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Active Carbon Systems

Begg Cousland Envirotec work with Active Char Products Ltd who is a premium exporter of Activated Carbons to Europe , USA, Africa, Middle East and South East Asia from their 100% Export Oriented Unit facility in Kerala, India. Over 20 years of experience and with an annual capacity of 16,000 tons Active Char Carbon makes them one of the leading manufacturer of Activated Carbons in India and one of the largest manufacturers globally in terms of coconut shell carbon production. They are represented in Europe by AC CARB Ltd.in UK.

Activated Carbon is used in various  industries like Oil and Gas refining, Food Processing Units, Edible Oil and Beverages Treatment, Pharmaceutical and Medicinal Applications, Military Applications, Solvent Recovery Plant, , Air Purification and Treatment, etc.

Visit www.activechar.com

Begg Cousland Envirotec will design systems incorporating the active carbon material for air purification and other applications.

Frequently Asked Questions

What is activated carbon?

Activated carbon is a non-graphite form of carbon which could be produced from any carbonaceous material such as coal, lignite, wood, paddy husk, coir pith, coconut shell, etc. Activated carbon manufactured from coconut shell is considered superior to those obtained from other sources mainly because of small micropores structure which renders it more effective for the adsorption of gas/vapour and for the removal of impurities and pollutants.

The activated carbon is extensively used in the refining and bleaching of vegetable oils and chemical solutions, water purification, recovery of solvents and other vapours, recovery of gold, in gas masks for protection against toxic gases, in filters for removing pollutants, in cigarette filters to reduce the poisonous components,

Steam activation and chemical activation are the two commonly used processes for the manufacture of activated carbon. However coconut shell based activated carbon units are adopting the steam activation process to produce good quality activated carbon.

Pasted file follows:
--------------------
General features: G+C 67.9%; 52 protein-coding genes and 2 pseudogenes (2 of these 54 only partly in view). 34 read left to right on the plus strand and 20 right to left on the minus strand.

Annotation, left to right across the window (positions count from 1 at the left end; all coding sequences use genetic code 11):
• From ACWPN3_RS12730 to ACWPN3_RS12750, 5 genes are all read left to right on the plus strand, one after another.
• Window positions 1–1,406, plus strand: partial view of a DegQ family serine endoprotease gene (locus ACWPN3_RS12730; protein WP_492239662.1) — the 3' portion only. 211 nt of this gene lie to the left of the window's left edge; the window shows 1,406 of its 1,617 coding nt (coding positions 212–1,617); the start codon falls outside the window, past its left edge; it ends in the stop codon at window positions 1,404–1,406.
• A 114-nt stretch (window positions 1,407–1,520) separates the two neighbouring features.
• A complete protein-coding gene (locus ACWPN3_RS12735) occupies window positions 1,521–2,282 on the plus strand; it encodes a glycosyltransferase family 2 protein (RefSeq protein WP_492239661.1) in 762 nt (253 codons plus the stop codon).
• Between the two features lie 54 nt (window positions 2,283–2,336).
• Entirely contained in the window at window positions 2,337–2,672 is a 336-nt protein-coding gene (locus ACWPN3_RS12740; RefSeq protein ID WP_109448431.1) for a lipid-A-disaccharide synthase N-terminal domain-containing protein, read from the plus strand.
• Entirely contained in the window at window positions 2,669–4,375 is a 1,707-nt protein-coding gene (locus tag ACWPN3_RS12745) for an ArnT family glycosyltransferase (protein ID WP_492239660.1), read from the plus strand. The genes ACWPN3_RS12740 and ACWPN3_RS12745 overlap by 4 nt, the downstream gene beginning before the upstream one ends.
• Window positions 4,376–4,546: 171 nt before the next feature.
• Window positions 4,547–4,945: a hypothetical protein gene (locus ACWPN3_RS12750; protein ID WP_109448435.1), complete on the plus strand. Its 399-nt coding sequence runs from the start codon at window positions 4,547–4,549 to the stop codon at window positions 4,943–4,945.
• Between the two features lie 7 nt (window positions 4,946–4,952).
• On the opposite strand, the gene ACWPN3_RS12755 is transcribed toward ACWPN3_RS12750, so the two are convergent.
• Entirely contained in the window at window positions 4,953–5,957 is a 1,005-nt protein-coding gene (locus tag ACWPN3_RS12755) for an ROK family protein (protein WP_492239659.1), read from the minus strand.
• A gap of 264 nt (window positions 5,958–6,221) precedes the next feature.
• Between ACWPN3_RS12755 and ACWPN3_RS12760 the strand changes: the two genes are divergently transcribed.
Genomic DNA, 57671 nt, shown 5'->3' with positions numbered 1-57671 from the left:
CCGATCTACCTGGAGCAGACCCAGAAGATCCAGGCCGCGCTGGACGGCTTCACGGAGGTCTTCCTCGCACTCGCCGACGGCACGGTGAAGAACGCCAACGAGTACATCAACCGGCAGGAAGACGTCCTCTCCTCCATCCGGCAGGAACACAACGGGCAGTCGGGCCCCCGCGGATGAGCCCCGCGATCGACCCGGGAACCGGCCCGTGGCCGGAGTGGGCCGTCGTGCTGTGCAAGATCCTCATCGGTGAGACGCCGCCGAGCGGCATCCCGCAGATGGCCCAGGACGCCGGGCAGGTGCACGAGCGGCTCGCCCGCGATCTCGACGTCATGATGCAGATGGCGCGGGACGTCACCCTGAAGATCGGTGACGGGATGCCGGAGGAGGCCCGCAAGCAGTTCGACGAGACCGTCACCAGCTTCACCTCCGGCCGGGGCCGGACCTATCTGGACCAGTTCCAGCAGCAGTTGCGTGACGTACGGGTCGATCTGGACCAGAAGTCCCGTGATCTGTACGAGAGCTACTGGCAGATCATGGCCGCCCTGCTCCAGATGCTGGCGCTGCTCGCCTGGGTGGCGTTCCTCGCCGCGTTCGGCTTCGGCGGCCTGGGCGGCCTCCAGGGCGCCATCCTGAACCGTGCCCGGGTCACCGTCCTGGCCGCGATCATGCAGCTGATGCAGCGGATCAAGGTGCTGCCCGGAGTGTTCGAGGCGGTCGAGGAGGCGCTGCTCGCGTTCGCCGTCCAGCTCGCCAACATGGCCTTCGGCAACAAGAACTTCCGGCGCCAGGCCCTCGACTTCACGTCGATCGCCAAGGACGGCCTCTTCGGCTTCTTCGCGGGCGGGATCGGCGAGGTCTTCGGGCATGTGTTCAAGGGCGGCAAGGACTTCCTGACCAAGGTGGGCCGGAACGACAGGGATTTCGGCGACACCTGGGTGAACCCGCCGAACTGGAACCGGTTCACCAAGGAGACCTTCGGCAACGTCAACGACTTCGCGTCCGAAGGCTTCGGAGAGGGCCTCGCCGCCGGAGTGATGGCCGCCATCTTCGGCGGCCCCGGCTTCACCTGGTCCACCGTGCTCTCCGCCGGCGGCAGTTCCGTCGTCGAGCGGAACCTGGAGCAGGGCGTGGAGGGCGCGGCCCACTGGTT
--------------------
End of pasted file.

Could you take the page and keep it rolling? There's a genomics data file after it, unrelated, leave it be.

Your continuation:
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2. What is the difference between absorption and adsorption?

Activated carbon adsorbs. The chemical process of absorption is commonly compared to a sponge soaking up water. The water is fully integrated into the sponge, not being limited to the surface area. Differently, adsorption is a process whereby molecules stick to the inner surface area only. As mentioned above, activated carbon has a large surface area due to being a porous material. The unwanted substance sticks to the surface area of the carbon particles.
Adsorption is a surface phenomenon while Absorption is a whole body phenomenon.

3. How Long Does Activated Carbon Last?

Carbons capacity for chemicals depends on many things. The molecular weight of the chemical being removed, the concentration of the chemical in the stream being treated, other chemicals in the treated stream, operating temperature of the system and polarity of the chemicals being removed all affect the life of a carbon bed.

4. What are the different Raw Material from which Activated carbon can be produced?

– Coal (lignite, sub-bituminous, bituminous, peat and anthracite